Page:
- By Tudor
Geeking Out With Thermal Mass
Thermal mass describes a material’s capacity to absorb, store and release heat. It can have a positive effect on the energy performance of an exterior wall system or interior of a home. Thermal mass can both store heat and cool, evening out temperature fluctuations. Any material can capture, store and radiate heat, which essentially means all materials have thermal mass (to a lesser or greater degree). The general rule here is that the denser and heavier a material is, the higher its value as thermal mass. Like other technologies and materials, such as solar panels, thermal mass is a component of passive design.
Conductive Heat Flow through Thermal Mass
Imagine an exposed thick concrete wall of a home is heated during the day by the sun; the wall is progressively warmed. It’s cooler inside, and so heat slowly conducts from the outside surface inwards. As temperatures fall during the night, the heat flow reverses. The heat of day and coolness of night are each tempered by the benefit of thermal mass. If thermal mass is there, this transfer takes time and with this time delay, we feel the coolness of the wall during the day and the warmth during the night. This process is known as conductive heat flow, and is no different that heating a pot to boil water, then cooling it, for example, by submerging it in ice.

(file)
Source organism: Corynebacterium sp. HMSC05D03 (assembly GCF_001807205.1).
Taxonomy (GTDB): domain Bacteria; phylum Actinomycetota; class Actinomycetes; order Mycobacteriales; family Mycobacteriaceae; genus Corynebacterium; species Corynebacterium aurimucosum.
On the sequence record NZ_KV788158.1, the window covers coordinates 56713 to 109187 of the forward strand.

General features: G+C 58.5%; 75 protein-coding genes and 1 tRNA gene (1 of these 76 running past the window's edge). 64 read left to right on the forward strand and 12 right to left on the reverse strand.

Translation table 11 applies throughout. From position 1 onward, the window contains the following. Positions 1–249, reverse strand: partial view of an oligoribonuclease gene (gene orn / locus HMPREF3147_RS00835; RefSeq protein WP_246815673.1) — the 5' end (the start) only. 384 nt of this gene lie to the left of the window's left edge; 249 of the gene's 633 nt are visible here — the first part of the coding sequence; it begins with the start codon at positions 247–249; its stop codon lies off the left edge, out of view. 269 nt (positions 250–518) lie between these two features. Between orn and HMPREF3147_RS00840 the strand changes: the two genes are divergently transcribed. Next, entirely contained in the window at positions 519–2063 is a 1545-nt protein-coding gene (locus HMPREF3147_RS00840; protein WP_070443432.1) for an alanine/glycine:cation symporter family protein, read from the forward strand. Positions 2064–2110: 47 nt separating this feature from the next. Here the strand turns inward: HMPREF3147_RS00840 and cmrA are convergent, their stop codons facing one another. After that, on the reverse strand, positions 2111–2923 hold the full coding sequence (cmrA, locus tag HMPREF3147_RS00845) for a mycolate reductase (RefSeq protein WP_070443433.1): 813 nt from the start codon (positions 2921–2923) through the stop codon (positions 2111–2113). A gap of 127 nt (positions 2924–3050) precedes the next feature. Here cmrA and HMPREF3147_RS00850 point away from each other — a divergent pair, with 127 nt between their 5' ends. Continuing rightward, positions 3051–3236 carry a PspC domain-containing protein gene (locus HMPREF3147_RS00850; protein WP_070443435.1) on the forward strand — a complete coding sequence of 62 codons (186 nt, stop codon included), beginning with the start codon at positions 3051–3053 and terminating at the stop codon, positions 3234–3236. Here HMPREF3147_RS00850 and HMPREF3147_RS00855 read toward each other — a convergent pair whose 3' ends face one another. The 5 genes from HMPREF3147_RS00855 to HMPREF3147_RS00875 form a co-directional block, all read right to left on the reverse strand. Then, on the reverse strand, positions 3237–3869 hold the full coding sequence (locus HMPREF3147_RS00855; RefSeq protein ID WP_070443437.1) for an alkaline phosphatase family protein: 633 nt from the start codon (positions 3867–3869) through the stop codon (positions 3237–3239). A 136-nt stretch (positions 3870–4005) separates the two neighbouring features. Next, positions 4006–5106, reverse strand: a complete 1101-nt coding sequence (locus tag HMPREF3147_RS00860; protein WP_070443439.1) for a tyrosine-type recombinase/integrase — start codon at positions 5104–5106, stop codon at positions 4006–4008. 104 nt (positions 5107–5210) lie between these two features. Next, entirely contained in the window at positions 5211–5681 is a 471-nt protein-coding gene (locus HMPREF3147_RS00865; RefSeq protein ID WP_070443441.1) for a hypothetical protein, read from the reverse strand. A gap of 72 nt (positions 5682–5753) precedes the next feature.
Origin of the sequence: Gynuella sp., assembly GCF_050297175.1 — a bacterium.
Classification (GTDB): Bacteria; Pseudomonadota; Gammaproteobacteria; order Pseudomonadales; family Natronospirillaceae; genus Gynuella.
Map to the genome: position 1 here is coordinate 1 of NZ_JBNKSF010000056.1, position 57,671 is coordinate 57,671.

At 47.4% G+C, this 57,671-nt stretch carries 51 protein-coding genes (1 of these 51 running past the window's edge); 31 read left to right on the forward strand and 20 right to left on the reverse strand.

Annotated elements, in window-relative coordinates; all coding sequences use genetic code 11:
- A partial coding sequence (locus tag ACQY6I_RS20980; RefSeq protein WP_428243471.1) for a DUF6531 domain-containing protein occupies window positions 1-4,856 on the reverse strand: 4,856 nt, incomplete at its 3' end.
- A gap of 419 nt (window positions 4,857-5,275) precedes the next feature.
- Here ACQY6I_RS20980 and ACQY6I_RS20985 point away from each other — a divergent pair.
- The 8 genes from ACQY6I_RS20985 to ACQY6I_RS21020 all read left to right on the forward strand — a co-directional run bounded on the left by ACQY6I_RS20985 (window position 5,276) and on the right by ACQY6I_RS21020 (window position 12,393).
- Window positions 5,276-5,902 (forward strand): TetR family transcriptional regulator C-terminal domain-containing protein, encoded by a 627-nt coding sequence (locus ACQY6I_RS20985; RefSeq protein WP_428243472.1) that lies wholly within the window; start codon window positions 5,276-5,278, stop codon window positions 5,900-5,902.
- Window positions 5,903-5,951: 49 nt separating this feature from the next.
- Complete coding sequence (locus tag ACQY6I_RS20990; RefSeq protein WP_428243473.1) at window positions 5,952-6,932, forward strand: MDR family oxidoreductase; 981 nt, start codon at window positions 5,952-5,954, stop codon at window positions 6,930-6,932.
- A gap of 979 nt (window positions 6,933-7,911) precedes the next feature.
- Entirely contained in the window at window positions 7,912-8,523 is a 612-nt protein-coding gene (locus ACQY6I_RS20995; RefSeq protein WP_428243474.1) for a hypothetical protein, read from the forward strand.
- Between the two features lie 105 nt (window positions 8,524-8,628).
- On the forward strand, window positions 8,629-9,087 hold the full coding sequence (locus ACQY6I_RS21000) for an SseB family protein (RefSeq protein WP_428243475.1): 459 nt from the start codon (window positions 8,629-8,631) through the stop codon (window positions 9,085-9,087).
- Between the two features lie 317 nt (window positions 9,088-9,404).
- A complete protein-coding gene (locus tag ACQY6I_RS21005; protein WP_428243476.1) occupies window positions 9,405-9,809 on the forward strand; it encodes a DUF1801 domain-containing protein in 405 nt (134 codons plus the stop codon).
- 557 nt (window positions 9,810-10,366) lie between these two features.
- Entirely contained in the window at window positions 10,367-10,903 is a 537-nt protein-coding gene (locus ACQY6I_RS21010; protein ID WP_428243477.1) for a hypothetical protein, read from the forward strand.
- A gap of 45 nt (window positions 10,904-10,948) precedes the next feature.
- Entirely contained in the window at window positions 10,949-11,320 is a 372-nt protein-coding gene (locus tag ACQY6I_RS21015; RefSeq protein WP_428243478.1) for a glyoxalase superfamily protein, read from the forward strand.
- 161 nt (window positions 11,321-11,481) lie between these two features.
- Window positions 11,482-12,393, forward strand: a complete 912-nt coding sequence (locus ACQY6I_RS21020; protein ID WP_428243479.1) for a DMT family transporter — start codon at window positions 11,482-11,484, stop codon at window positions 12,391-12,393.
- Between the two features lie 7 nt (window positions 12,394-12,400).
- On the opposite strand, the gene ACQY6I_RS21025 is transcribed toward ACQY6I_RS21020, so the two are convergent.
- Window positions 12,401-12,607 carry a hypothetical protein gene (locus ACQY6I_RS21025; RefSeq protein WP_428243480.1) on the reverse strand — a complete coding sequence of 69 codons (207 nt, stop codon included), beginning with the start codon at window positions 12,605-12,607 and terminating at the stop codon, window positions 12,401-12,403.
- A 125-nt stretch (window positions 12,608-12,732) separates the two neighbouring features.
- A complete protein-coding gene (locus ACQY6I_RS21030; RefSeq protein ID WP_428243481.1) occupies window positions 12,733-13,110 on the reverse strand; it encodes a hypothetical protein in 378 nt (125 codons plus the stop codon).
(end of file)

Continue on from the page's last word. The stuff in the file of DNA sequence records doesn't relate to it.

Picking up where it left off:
It is most effective when the daily temperature fluctuation revolves around the indoor set point, cycling above and below indoor temperatures within a 24-hour period. Even if the outside temperature fluctuates but never crosses the indoor set point temperature, thermal mass can be beneficial in delaying the peak heating or cooling load, taking some burden off of mechanical systems.
For those already familiar with thermal mass, you’ve probably already heard the term ‘R-value’ as it’s used in the construction industry. R-value is the measure of an insulating material to resist heat flow, where higher R-value, the greater the insulating power. Thermal mass offers “mass-enhanced R-value”, and is greater than its steady-state R-value.
As mentioned above, concrete is a routine favourite when it comes to providing thermal mass. Other high-density materials that provide high thermal mass in building applications include stucco, adobe, stone and rammed earth. Rammed earth, an increasingly popular building material, can be made from a combination of ingredients like stone, gravel, clay, and sand. After being pressed into its final state, rammed earth can be used to make highly insulated walls and floors.
Thermal mass promotes passive heating and cooling of a home. This lowers the burden on mechanical heating and cooling systems. For a homeowner, effective thermal mass can help lower utility bills and can become a component in building a more passive house with a reduced environmental footprint.
Careful consideration of thermal mass is a small part of a home’s thoughtful design, where creating meaningful space matters.
A rammed earth wall is pretty easy on the eyes, too.